MONCKS CORNER — The Berkeley County School District wants a judge to dismiss a Post and Courier lawsuit seeking the release of Superintendent Chester Floyd's performance evaluations.
The district wrote Friday in its response to the lawsuit that the information is not under the district's control and is not public record. A motion for judgment says the records are protected by attorney-client privilege and their release would represent an invasion of privacy.
The district is one of several in the state that uses its attorneys to collect and compile board members' individual evaluations of the superintendent. The evaluations are then reported anonymously to the superintendent.
The newspaper had made numerous requests for Floyd's detailed evaluation under the Freedom of Information Act since he received an overall favorable review and a pay increase in September.
Evening Post Publishing Co., the parent company of The Post and Courier, filed the lawsuit last month in Circuit Court alleging that the district broke the law when it refused the newspaper's requests.
The newspaper maintains that the use of an attorney appears to be a way to circumvent the law, and that the newspaper's only recourse is to ask a judge to force the district to turn over records.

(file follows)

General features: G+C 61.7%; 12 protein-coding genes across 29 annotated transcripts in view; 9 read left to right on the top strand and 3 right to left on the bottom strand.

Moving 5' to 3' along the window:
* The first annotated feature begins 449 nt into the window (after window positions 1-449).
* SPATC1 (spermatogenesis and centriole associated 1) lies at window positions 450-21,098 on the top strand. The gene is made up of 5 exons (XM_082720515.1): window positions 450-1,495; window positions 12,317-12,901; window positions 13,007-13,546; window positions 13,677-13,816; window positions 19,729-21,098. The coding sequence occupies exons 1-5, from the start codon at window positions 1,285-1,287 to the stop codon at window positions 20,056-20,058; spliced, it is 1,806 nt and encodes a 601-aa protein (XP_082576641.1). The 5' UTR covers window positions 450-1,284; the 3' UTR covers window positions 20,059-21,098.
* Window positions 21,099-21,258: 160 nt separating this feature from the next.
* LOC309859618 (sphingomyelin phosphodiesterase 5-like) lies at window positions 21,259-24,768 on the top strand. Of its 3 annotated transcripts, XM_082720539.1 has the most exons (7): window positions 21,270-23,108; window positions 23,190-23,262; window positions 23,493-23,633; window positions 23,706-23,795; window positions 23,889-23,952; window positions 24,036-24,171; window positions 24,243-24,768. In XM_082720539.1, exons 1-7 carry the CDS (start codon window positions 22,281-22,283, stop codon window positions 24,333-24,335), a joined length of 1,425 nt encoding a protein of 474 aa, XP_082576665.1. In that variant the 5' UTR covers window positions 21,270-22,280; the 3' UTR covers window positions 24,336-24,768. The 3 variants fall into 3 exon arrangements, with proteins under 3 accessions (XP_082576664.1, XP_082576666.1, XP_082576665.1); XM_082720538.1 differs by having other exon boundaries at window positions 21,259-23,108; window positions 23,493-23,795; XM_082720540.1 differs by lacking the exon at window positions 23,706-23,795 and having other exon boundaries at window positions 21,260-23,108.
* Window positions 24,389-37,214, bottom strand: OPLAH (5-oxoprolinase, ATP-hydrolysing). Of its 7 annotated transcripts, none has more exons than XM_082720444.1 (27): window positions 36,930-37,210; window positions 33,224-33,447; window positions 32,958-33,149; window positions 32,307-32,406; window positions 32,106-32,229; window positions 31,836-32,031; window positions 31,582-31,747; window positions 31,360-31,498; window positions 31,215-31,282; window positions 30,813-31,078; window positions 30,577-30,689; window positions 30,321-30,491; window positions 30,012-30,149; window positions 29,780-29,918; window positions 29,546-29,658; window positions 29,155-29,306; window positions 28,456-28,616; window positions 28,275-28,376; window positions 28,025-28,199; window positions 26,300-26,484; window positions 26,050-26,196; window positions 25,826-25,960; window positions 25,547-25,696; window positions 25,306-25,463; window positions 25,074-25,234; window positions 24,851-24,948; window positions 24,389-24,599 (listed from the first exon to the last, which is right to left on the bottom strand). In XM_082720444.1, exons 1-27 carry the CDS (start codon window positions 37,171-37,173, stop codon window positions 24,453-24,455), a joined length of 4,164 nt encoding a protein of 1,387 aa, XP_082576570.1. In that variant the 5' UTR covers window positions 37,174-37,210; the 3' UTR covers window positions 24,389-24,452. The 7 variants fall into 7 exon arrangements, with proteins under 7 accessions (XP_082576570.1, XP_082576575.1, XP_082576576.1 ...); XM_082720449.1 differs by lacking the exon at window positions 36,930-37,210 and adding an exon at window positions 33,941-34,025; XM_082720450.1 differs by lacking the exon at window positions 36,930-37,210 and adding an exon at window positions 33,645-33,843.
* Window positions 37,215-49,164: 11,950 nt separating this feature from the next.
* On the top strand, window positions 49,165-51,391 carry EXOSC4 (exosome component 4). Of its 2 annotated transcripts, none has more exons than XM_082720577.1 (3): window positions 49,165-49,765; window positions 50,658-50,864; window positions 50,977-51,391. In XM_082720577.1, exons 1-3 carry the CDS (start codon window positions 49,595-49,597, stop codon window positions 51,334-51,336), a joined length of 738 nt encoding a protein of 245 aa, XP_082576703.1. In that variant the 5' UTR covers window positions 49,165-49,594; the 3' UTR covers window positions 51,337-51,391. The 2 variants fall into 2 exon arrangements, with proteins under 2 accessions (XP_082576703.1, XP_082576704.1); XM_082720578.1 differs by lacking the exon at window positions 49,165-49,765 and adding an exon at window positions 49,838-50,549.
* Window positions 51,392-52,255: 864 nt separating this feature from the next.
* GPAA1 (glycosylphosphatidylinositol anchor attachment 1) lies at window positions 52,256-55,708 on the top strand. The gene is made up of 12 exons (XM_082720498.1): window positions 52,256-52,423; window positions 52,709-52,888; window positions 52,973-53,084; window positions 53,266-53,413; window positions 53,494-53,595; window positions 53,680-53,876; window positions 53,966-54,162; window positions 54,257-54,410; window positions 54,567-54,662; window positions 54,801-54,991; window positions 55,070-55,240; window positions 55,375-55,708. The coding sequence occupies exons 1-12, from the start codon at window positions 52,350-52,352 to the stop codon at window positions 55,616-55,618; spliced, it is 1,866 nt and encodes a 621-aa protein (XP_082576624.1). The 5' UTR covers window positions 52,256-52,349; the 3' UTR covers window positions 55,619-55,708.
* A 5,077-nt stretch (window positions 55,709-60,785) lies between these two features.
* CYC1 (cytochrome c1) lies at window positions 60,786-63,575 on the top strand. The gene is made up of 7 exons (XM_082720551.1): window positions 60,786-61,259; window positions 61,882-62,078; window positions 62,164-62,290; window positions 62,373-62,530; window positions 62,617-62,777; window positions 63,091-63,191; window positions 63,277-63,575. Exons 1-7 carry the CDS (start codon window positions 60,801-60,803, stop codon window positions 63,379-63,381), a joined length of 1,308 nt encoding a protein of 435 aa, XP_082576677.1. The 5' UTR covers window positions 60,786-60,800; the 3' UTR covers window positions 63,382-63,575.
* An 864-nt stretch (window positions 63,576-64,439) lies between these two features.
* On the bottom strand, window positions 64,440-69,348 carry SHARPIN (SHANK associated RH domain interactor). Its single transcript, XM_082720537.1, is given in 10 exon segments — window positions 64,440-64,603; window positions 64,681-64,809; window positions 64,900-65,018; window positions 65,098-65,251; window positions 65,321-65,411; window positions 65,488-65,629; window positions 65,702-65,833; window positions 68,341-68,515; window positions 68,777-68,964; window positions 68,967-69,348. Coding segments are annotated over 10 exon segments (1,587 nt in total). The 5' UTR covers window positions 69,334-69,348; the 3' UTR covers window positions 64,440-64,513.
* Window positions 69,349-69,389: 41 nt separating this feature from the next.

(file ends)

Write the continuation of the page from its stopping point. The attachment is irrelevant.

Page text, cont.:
The school district released affidavits from School Board Chairman Frank Wright and Attorney Kathy Mahoney describing the evaluation process.
Mahoney wrote that it was relevant to involve an attorney because of controversy surrounding the election of new board members who had been critical of the superintendent. Wright said the attorneys advised each board member on whether the superintendent complied with his contract and other obligations.
The law firm mailed each board member questionnaires and a list of questions they would be asked in a telephone interview. Mahoney said she took notes during the interviews and prepared a summary of her phone conversations with eight of the nine board members.
The law firm then sent the documents marked "Personal and Confidential: Protected by Privileged Attorney Client Information" to the board members. The information was later discussed during an executive session without, and later with, the superintendent.
Floyd received a 5 percent raise in September, bringing his salary to $196,980, after five of the nine board members gave him a "commendable" review. The district has refused to disclose what rating the other board members gave him.
Wright has denied the newspaper's request asking the school board for the information without it going before the board. Wright said there was nothing prohibiting the newspaper from contacting the board individually about the evaluations.
School board member Terry Hardesty said he would turn over his materials but the attorneys have made it clear to him that the information is privileged.